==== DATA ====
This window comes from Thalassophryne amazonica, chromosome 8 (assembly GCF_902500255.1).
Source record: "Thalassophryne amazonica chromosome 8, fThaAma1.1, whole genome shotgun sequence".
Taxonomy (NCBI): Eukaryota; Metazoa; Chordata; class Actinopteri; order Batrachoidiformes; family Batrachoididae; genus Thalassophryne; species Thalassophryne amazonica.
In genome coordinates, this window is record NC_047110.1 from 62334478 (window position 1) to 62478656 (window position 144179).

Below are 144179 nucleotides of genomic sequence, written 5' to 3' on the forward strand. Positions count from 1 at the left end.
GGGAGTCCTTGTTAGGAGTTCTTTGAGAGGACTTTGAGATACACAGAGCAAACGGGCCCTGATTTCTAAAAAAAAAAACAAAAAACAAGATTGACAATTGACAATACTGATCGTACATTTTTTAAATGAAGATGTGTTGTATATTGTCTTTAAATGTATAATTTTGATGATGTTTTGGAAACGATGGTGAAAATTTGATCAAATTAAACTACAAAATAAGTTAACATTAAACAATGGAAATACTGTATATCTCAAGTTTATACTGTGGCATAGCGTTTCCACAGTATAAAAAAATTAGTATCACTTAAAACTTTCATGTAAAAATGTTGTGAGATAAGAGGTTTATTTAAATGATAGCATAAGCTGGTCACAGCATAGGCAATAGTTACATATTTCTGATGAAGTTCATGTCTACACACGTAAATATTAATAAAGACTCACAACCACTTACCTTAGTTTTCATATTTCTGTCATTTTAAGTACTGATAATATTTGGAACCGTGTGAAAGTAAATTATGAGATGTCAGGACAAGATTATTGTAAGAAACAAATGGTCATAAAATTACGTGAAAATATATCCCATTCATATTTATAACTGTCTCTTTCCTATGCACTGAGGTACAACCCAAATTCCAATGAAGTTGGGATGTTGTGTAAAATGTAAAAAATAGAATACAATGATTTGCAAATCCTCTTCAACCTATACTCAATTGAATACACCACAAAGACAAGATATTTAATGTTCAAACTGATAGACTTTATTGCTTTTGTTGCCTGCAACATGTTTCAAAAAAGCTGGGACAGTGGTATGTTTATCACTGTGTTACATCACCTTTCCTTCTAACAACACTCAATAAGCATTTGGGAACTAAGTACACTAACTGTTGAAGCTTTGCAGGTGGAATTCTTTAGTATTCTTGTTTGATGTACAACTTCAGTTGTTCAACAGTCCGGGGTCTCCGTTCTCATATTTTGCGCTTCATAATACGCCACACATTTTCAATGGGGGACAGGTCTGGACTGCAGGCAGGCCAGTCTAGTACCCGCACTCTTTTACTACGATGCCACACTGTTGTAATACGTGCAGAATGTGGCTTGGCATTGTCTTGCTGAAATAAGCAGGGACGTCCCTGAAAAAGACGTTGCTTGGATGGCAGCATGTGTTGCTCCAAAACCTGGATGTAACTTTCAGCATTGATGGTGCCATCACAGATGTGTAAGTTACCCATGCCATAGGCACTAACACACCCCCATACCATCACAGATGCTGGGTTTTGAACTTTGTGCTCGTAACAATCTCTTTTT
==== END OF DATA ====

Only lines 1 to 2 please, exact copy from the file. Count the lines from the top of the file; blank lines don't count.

This window comes from Thalassophryne amazonica, chromosome 8 (assembly GCF_902500255.1).
Source record: "Thalassophryne amazonica chromosome 8, fThaAma1.1, whole genome shotgun sequence".